In addition to books, films such as The Grapes of Wrath, Wall Street, Erin Brockovich, and Mr. Smith Goes to Washington are engaging classics that deal with economic concepts while questioning "right" and "wrong" behavior.

Some of my colleagues use community-service learning to achieve the same sort of "grounding" of economics and policy within the broader ethical context. Students tutor incarcerated juveniles, assist arriving refugees, work in homeless shelters, and sell products made by indigenous communities recently opened to global trade. Initially, these settings often provoke discomfort, and students' moral "imaginations" (to use Smith's term) become stretched. Students are asked to read and reflect on the moral questions associated with the service. The purpose of this exposure is not to indoctrinate students as to what a correct ethical response is, but to stimulate their critical thinking and personal development in ways that enrich their understanding of economic matters.

THESE TECHNIQUES for introducing ethics into the classroom have, as we economists say, a low opportunity cost in terms of taking time from existing course work. At an advanced level, a more intensive examination of ethics and economics would be desirable, both for reviewing the growing literature about the impact of ethics on outcomes (e.g., negotiation), as well as for affirming the inherent function of ethical inquiry in a liberal-arts education. A few programs (such as Notre Dame's) have offered such an advanced class, yet for ethics to be widely reintroduced, it would probably have to be integrated into existing courses.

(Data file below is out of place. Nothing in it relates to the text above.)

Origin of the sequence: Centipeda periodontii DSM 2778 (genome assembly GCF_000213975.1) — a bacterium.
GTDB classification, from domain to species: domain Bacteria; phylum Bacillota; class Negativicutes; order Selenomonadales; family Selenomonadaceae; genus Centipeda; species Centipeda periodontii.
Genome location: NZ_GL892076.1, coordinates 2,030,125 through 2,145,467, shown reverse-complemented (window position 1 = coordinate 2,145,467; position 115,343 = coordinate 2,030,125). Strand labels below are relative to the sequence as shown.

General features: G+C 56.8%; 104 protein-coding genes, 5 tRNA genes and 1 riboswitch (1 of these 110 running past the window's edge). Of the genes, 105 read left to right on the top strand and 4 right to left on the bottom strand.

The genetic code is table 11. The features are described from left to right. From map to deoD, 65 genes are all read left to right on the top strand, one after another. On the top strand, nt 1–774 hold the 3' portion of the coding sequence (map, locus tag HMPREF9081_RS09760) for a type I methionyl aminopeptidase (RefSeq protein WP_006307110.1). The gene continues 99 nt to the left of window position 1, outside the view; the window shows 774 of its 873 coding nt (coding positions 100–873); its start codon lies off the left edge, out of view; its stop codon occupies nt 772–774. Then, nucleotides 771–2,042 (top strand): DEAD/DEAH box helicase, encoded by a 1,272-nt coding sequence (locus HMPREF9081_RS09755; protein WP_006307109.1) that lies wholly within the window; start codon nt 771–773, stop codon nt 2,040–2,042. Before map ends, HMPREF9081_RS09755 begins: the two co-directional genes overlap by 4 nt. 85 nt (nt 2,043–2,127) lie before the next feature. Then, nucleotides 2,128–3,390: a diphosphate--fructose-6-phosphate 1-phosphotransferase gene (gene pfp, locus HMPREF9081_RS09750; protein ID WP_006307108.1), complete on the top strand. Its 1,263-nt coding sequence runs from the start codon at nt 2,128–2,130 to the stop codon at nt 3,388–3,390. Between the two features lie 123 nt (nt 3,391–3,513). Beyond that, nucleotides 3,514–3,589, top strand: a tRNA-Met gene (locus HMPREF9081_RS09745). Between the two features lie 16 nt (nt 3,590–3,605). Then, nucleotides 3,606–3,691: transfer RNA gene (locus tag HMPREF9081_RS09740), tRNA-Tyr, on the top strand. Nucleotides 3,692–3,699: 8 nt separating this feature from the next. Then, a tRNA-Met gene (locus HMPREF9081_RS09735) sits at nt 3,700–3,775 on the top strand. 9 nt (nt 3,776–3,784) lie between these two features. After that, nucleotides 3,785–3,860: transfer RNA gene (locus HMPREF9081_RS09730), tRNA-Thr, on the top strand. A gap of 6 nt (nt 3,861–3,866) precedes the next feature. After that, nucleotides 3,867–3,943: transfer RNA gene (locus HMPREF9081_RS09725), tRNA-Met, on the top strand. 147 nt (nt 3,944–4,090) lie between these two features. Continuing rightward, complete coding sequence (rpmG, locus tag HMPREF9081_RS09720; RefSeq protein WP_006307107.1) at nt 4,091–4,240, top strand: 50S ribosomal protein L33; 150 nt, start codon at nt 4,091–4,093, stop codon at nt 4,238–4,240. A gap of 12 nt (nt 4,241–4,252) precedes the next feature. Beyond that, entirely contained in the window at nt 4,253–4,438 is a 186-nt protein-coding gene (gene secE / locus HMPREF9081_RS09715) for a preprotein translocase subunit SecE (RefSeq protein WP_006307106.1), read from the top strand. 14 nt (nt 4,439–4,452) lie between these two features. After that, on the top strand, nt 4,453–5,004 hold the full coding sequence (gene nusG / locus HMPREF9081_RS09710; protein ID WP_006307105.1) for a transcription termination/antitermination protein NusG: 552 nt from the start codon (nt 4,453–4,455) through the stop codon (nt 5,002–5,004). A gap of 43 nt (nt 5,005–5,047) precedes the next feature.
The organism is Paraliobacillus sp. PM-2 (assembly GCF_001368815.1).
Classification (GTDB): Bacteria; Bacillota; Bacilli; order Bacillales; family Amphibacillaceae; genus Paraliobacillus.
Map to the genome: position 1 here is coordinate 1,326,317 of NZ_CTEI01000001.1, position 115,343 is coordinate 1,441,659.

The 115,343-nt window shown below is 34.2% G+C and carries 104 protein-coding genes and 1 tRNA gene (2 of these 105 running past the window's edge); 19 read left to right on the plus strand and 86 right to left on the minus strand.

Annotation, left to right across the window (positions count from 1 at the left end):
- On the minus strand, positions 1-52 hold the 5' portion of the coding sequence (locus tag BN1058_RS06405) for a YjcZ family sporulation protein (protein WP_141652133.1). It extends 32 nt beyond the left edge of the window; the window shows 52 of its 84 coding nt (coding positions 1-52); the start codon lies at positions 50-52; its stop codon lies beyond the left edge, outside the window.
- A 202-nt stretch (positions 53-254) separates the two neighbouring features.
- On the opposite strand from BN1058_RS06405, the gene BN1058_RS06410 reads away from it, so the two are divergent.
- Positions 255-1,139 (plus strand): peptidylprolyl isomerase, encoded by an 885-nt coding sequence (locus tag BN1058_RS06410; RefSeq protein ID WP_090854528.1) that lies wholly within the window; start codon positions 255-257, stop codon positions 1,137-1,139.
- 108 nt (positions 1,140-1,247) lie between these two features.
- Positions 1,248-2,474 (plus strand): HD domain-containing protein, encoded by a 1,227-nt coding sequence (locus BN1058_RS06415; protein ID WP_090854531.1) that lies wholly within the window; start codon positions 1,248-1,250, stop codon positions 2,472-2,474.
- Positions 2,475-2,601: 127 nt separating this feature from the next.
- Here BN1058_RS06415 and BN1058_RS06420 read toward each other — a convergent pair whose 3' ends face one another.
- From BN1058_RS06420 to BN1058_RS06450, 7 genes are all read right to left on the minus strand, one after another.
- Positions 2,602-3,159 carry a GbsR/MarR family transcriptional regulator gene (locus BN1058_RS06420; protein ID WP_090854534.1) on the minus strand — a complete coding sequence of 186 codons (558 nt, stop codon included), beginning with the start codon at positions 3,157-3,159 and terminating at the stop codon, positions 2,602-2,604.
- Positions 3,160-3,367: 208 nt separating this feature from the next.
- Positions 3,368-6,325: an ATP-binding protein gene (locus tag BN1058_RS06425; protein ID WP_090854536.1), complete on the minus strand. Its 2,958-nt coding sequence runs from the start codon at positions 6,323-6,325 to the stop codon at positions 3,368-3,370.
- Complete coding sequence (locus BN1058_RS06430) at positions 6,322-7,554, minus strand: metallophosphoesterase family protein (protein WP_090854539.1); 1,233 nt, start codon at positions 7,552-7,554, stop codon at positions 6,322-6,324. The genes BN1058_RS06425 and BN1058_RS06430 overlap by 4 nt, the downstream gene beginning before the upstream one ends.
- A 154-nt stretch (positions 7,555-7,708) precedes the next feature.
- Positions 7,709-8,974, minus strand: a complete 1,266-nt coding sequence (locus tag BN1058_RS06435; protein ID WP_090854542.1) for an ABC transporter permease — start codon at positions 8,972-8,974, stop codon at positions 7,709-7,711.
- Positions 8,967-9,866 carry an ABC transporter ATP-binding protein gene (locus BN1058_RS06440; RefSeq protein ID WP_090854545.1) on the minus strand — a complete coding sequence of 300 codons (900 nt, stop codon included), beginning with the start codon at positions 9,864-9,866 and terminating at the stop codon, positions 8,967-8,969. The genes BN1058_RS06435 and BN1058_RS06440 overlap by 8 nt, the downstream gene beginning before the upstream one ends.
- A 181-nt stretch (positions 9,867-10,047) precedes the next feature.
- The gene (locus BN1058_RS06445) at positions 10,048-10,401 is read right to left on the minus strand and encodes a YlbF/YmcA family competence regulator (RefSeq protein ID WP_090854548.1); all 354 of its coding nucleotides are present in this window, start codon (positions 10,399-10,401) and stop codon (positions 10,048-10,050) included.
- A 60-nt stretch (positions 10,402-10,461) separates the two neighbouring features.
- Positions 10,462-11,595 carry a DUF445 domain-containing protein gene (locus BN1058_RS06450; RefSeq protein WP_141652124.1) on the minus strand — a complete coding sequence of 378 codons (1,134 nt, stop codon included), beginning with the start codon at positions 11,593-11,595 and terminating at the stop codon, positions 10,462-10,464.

All business students do it; all law students do it; all medical students do it. Why shouldn't all budding economists also study ethics? Many of my colleagues would respond that economists have a comparative advantage at understanding efficiency, and are mere amateurs at understanding ethics. Surely it misallocates resources for economists to devote scarce class time to ethics.

Yet, a hundred years ago, economists were "forced," by virtue of the changing methodology of the field, to apply the language of mathematics to their teaching and research. Later they were "forced" to become proficient at computers and econometrics in order to carry out quantitative research. I contend that today's economists are compelled, by world events and the demands of a liberal-arts education, to rediscover and extend the discipline's roots. As R.D. Collison Black, the noted historian of economic thought, so eloquently put it, Adam Smith's economics is a "system of thought which [places] economic problems firmly in the context of ethics ... informed throughout by a concept of justice." How long will it take for economics teachers to realize that discussions beyond self-interest are in their students' self-interest?

Jonathan B. Wight is an associate professor of economics at the University of Richmond. His most recent book is Saving Adam Smith: A Tale of Wealth, Transformation, and Virtue (Financial Times/Prentice Hall, 2002).